Another week has passed, and the Wisconsin football team fell in overtime again — 24-21 to Penn State.
After its second overtime loss in a row — and third in four games — Wisconsin (7-5, 4-4 Big Ten) will look to rebound quickly in preparation for its Big Ten title matchup against Nebraska (10-2, 7-1 Big Ten) Saturday in Indianapolis.
Improvements can be made all around, but defending the run — and senior running back Rex Burkhead — was quickly put under the microscope in head coach Bret Bielema’s weekly press conference.
“[Burkhead]’s a very, very good football player. He’s very powerful. Some of their zone schemes and running attacks, he brings an element that maybe number eight and number five don’t necessarily bring, as far as the physicality element,” Bielema said. “He goes at it 100 miles an hour when he’s in there.”
The defense will have its job cut out for it come Saturday. Burkhead is coming off an injury, but he proved against Iowa Friday he is still a capable threat. Burkhead had only 69 yards on 16 carries against Iowa Saturday, but all of them came in the second half. He would go on to score the touchdown that put the Huskers ahead for the remainder of the game in the last few minutes of the third quarter.
The most important cog to the linebacking corps tasked with stopping the powerful Burkhead might just be the injured Chris Borland. Bielema said Borland will go through practice on Tuesday, leading to the expectation he will play against Nebraska this weekend.
Although he has been short of game snaps as of late, Bielema was not short of praise for Borland.
“Chris is a tremendous football player,” Bielema said. “He’s a very, very gifted leader. When times are tough or when things aren’t going your way, he has an uncanny way of making a really big play.”
Wisconsin allowed 179 yards rushing to Penn State’s Zach Zwinak Saturday, so improving the run defense may prove crucial to success in Indianapolis.
But Bielema said stopping Nebraska’s rush does not solely come from halting Burkhead — quarterback Taylor Martinez adds a similarly potent attack himself. So far this year, he’s thrown 21 touchdowns in 12 games, and he added eight more while rushing the ball. Three of those touchdowns came against the Badgers Sept. 29 in a 30-27 Wisconsin loss.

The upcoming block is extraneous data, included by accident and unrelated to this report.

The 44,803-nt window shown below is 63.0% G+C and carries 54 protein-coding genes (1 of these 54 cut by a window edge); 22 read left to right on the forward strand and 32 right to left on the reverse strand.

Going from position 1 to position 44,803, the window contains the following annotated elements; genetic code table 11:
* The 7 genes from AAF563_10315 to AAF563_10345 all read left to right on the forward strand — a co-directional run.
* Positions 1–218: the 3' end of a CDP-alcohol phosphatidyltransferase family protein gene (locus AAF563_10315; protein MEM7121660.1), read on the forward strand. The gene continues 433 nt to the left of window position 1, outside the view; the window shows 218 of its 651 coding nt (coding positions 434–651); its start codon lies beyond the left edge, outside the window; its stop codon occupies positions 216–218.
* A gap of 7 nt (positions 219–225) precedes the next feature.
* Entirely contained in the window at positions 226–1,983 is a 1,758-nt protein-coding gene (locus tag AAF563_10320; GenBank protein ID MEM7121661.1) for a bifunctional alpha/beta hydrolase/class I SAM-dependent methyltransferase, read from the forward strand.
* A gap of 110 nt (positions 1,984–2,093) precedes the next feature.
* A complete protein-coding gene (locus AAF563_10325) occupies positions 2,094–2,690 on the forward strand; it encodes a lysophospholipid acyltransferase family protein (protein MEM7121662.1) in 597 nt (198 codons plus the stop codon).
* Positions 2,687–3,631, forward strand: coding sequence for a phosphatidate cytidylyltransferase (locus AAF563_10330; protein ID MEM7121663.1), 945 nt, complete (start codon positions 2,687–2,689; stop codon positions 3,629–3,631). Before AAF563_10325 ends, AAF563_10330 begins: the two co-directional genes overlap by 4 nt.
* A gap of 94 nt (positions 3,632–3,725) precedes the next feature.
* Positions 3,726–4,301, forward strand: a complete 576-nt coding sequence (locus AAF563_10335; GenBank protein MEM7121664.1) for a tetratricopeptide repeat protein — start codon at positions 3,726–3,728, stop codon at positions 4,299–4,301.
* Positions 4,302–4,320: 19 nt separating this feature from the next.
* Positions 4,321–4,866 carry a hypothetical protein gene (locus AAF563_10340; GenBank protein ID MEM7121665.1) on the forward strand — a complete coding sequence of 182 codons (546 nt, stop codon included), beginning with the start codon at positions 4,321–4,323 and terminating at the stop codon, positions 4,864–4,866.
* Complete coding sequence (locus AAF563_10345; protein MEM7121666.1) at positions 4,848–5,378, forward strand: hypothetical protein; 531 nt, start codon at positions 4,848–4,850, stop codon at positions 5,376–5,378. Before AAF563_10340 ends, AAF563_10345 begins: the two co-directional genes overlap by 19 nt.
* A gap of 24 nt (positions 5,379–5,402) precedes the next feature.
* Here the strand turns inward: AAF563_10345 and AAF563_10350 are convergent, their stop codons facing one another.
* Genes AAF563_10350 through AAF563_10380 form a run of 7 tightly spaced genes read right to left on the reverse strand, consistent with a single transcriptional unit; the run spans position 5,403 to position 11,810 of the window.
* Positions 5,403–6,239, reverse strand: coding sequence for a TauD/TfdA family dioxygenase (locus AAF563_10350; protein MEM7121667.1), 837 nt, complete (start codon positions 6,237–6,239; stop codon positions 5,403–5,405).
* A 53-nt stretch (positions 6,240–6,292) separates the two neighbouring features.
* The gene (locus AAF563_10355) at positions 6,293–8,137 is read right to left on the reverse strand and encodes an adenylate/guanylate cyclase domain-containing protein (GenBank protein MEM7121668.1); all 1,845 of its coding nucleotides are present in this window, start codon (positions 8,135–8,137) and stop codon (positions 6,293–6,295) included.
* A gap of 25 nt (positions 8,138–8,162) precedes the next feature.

“Taylor brings a couple different things that you have to be cautious on,” Bielema said. “He’s a mobile quarterback that understands football. So in certain situations, if you bring pressure and all of a sudden he can escape that pressure, he can run for a long time without someone getting him down.”
The Badgers offense has threats of its own — newly-anointed quarterback Curt Phillips.
Phillips, who has stepped in for the injured redshirt freshman quarterback Joel Stave, hasn’t been as impressive, but has stepped up in key situations, particularly at the end of games.
“You know, [Phillips] can throw the football,” Bielema said. “When he sees it and reads it and reacts to it. The last play that he threw, obviously, was very close to being a pick, and I think he will probably go back and look at that, and [think], ‘What could I do better to make sure that that opportunity doesn’t rise up again.’”
The play of Curt Phillips will surely be a big factor in the outcome of the game, but the Badgers experience from last seasons first title game against Michigan State and their first matchup with Nebraska this season will help motivate them for Saturday’s game.
“It’s a chance for our guys to play an opponent that we didn’t win, didn’t beat before, and that’s always a motivating factor,” Bielema said. “It’s not a game as much of bad feelings or ill will or anything like that; it’s that they beat us last time.”